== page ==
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Publication numberUS7009690 B2
Publication typeGrant
Application numberUS 09/855,506
Publication dateMar 7, 2006
Filing dateMay 16, 2001
Priority dateMay 26, 2000
Fee statusPaid
Also published asUS20010046317, US20060126054
Publication number09855506, 855506, US 7009690 B2, US 7009690B2, US-B2-7009690, US7009690 B2, US7009690B2
InventorsKoichi Kamon, Toshio Norita, Hiroshi Uchino
Original AssigneeMinolta Co., Ltd.
Export CitationBiBTeX, EndNote, RefMan
External Links: USPTO, USPTO Assignment, Espacenet
Three-dimensional measurement device and three-dimensional measurement method
US 7009690 B2
Abstract
The purpose of the present invention is to realize a compact three-dimensional measurement device of high resolution. In the present invention, a pulse light is projected on an object, the light reflected from the object is received by a solid state area sensor having a plurality of photoelectric conversion elements, the area sensor is controlled with a timing synchronized with the projection of the pulse light, and the distance to each photoelectric conversion element is measured based on the output of the solid state area sensor.
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Claims(16)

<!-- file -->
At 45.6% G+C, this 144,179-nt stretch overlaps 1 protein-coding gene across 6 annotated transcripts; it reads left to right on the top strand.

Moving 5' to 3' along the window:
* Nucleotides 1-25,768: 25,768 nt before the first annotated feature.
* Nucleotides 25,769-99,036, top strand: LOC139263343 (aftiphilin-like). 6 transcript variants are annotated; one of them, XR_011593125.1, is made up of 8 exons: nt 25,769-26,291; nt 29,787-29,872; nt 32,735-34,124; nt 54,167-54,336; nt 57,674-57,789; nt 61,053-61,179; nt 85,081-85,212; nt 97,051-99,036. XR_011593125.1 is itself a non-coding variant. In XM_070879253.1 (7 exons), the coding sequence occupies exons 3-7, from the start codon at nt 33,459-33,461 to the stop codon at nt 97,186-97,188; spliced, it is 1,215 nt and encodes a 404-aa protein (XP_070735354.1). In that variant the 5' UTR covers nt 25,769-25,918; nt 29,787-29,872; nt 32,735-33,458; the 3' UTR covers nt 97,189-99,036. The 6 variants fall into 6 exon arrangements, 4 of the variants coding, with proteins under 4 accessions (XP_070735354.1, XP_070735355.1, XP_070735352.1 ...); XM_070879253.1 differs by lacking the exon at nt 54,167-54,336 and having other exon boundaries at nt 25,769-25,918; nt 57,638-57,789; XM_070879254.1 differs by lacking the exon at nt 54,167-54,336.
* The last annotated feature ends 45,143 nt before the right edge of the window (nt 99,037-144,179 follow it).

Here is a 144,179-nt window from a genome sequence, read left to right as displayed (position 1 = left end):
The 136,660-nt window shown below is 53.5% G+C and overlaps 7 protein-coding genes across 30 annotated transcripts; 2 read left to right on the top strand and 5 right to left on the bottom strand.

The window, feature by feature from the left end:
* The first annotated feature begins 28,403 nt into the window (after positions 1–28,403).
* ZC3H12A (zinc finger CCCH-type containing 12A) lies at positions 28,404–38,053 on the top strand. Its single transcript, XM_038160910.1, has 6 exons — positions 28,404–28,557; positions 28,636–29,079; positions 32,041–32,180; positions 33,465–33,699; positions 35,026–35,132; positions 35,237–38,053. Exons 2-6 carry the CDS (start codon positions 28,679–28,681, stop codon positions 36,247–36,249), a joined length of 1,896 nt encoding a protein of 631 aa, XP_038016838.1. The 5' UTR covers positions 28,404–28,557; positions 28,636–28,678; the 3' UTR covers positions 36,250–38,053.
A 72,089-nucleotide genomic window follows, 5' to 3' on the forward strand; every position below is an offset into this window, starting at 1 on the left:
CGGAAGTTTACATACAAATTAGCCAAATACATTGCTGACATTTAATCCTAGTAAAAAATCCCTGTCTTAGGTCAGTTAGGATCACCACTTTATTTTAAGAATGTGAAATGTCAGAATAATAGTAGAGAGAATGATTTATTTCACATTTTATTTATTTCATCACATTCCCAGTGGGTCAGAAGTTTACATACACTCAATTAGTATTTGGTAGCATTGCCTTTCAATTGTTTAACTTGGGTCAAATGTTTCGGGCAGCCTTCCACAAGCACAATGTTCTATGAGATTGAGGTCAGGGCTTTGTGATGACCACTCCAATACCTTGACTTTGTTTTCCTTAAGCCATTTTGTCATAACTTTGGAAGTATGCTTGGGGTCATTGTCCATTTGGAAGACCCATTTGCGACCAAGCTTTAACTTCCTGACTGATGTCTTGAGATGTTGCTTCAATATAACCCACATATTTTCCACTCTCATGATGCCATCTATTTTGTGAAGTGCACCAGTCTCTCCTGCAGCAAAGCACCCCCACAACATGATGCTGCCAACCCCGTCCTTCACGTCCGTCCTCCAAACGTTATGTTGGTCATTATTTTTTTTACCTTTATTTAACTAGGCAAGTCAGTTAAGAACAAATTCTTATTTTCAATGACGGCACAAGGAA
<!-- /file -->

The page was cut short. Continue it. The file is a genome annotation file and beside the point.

1. A three-dimensional measurement method for measuring a distance to a plurality of positions on an object by projecting light and receiving light reflected from the object, said three-dimensional measurement method comprising the steps of:
projecting a light on the object;
receiving light reflected from the object by an area sensor comprising a plurality of photoelectric conversion elements;
controlling the active/inactive timing of the area sensor such that an electric charge photoelectrically converted by the plurality of photoelectric conversion elements is accumulated with a timing synchronously with the light projection; and
measuring the distance to each photoelectric conversion element based on the output of the area sensor,
wherein changing said active/inactive states of the area sensor is performed a plurality of times in one accumulating period of the area sensor.
2. The three-dimensional measurement method according to claim 1, wherein
the distance to said each photoelectric conversion element is measured based on the output of the area sensor when the active/inactive timing of the area sensor is controlled such that the amount of exposure of the area sensor is dependent on the light propagation time in a time frame, and
in a separate time frame the area sensor is controlled such that the amount of exposure of the area sensor is independent of the light propagation time.
3. The three-dimensional measurement method according to claim 1, wherein the period of the projected pulse light matches the period of the exposure of a respective photoelectric conversion element.
4. The three-dimensional measurement method according to claim 1, wherein a plurality of exposures are obtained by different timings in a single projection.
5. The three-dimensional measurement method according to claim 1, wherein a plurality of the exposures are obtained within a period of pulse light projection.